Why Horses?

Animal-assisted therapies are growing in popularity and used with pigs, dogs, birds, cats, and horses, just to name a few. I believe all animals are beneficial to our mental and emotional health and wellness, but there are specific reasons to use equines. Horses are unique in therapeutic purposes because of their size, their history, and their movement.

Horses are prey animals so they are always in tune with their environment. They are herd animals, so they are accustomed to working as a group and relying on the herd to meet their survival needs. Horses are also rideable, so they add a layer of movement to therapy work. The horse has an almost identical skeletal structure to a human, which means their movement is very similar to a humans. This is one reason why therapeutic riding is so impactful.

However, a person does not need to ride to benefit from the therapeutic nature of a horse. There are countless ways horses help people, but I will outline a few of the most common today.

Awareness of Self and Environment

As prey animals, horses are constantly checking their environment. All of their senses (eyes, ears, nose, mouth, body) are being used just to ensure their safety at all times. Horses are always asking “am I safe? can I escape if necessary?” The horse needs to be able to answer “yes” to these questions before relaxing. Humans often need the same answer to the same questions – am I safe? can I escape? – before we can relax. Horses help us tune into our own environment and our own senses by observing their behavior and learning their body cues.

Connection with Others

The biophilia hypothesis suggests that humans possess an innate tendency to seek connections with nature and other forms of life (Wilson, 1984). I think it’s obvious that we feel better (about ourselves, our future, and others) when we connect with another living being. How good does it feel to spend a night laughing with friends or hugging a family member?

Horses have an immediate feedback loop, instantly reacting to any stimuli that enters their environment. It means that they react positively or negatively to every and any change in their environment. A scared, anxious, or angry person may cause a horse to react negatively (i.e. to leave the space) because that stimuli is uncomfortable for a horse. In contrast, a quiet, calm person may cause a positive reaction in the horse (i.e. to approach the person) because it is safe for the horse.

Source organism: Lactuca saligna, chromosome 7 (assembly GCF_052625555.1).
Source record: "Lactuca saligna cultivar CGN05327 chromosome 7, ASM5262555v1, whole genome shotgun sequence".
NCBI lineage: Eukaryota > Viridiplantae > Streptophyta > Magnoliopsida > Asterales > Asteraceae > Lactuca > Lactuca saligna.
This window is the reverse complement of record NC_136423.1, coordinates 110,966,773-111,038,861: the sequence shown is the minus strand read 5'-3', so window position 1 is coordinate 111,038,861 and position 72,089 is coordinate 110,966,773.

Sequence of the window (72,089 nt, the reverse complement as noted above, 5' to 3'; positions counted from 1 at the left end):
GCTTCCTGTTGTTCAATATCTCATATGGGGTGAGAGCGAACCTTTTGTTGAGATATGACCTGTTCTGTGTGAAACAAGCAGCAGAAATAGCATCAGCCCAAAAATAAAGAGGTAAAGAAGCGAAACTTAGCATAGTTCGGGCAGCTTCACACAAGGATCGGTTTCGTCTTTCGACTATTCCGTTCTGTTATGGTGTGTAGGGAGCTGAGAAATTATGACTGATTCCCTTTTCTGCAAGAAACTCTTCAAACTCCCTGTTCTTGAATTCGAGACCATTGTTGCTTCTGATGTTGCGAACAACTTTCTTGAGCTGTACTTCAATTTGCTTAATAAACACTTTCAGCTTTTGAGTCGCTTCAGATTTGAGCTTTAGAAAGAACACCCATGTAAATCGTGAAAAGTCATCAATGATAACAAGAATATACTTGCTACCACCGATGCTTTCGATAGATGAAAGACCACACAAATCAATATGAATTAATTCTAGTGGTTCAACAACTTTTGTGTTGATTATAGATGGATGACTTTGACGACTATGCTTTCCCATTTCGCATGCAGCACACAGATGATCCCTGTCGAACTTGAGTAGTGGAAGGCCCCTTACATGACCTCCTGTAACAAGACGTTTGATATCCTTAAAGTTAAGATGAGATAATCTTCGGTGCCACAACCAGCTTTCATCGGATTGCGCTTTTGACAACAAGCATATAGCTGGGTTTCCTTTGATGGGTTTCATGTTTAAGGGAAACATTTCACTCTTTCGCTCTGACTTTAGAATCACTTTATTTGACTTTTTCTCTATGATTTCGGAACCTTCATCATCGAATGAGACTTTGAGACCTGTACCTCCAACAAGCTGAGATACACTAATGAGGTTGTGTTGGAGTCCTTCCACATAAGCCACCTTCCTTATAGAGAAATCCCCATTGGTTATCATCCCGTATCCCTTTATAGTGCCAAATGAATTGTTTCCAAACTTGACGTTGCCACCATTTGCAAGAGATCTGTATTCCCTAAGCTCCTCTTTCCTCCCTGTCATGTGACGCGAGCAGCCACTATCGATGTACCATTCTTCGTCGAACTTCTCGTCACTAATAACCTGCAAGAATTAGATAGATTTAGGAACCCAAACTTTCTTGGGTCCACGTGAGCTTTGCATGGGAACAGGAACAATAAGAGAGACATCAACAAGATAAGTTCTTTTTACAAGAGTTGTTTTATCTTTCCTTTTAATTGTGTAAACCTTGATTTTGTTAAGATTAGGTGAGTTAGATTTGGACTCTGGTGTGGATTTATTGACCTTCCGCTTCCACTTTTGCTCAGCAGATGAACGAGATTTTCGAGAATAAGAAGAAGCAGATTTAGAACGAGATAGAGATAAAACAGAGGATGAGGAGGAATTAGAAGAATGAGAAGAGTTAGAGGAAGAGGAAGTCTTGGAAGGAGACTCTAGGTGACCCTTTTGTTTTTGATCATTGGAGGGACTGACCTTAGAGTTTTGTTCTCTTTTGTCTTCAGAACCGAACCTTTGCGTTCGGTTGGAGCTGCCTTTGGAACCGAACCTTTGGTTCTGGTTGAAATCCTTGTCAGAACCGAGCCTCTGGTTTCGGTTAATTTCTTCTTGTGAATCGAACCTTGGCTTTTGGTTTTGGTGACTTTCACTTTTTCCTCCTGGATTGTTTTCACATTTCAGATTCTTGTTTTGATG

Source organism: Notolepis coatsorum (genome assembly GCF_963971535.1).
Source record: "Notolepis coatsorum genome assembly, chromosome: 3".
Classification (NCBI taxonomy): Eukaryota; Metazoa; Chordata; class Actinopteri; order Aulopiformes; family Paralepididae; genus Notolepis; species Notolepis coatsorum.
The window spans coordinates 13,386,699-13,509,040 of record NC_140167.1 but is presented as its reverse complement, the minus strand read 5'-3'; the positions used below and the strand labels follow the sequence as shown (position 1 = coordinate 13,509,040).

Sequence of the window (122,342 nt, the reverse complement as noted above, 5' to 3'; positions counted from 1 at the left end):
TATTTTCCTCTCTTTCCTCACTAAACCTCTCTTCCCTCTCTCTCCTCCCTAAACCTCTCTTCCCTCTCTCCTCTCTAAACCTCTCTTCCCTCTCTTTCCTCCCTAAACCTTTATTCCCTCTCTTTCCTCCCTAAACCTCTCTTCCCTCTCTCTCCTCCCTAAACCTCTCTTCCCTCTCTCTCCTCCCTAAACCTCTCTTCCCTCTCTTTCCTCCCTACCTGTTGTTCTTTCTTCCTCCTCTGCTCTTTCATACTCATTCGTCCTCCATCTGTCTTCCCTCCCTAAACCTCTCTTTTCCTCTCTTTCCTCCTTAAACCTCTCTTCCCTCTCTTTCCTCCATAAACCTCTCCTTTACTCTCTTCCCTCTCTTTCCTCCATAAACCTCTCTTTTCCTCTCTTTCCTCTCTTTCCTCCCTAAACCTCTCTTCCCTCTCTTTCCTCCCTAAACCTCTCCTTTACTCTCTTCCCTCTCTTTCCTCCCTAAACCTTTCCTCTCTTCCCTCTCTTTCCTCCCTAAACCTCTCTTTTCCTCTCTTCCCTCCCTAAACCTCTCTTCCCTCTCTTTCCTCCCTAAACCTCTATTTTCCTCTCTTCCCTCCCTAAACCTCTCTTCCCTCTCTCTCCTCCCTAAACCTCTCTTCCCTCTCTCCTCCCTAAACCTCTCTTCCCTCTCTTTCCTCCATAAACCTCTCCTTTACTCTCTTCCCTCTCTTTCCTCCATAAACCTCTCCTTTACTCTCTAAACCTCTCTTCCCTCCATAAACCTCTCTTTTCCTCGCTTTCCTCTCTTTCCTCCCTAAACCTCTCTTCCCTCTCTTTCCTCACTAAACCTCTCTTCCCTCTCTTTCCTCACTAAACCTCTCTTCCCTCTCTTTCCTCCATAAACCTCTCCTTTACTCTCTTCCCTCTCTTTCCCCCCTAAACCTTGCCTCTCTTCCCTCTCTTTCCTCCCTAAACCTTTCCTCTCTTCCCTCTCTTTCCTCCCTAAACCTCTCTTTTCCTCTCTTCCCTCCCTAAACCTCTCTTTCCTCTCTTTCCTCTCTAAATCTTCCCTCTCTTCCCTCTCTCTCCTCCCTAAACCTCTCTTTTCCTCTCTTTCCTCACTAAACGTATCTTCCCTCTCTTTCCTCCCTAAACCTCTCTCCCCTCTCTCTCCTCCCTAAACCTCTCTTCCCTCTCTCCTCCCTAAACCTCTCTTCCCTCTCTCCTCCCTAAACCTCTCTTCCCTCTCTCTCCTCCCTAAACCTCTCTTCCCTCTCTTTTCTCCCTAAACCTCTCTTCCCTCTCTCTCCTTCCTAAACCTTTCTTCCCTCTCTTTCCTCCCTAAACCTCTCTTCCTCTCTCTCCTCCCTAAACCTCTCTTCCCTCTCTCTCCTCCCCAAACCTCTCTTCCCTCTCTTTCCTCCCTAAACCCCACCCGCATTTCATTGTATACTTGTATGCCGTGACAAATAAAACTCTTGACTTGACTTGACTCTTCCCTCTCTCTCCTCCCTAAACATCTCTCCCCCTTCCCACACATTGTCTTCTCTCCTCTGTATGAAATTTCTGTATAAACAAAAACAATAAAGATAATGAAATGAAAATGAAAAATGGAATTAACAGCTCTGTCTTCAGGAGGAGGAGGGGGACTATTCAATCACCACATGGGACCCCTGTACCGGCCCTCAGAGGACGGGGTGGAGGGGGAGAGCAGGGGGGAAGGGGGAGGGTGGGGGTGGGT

While initially a horse’s size can be intimidating, it leads to a great sense of accomplishment and self-worth when a large animal connects with a human being.

Be Present

We live our lives jumping to the next task. We complete something and move on, already worried about what’s next. We leave work, thinking about what to cook for dinner or what we need to prepare for tomorrow, rather than enjoying the completion of that big project. We Snapchat our vacation and Instagram our favorite moments rather than deeply enjoying them.

Horses can only live in the present moment. They are not worried about the past or the future, only what is currently occurring. Horses bring a mindfulness to our thoughts and actions because they force us to be mindful of them.

As I mentioned above, there are countless ways the horse provides therapeutic services and these are just a few. I hope this helps you understand ”why horses?” Leave a comment if there is anything else you would like to know! I’d love to know your thoughts!

One response to “Why Horses?”

  1. […] stuck with me is the idea of the horse as an immediate feedback machine. I wrote about this briefly here in my post on “Why […]


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About Me

Hello! I am a PATH, Intl CTRI (certified therapeutic riding instructor) and ESMHL (equine specialist in mental health and learning). I am also a graduate student clinician in speech-language pathology.

This is my little arena where I will share my experience in equine assisted activities and my burgeoning knowledge in speech-language pathology.

I’m so happy to have you here!


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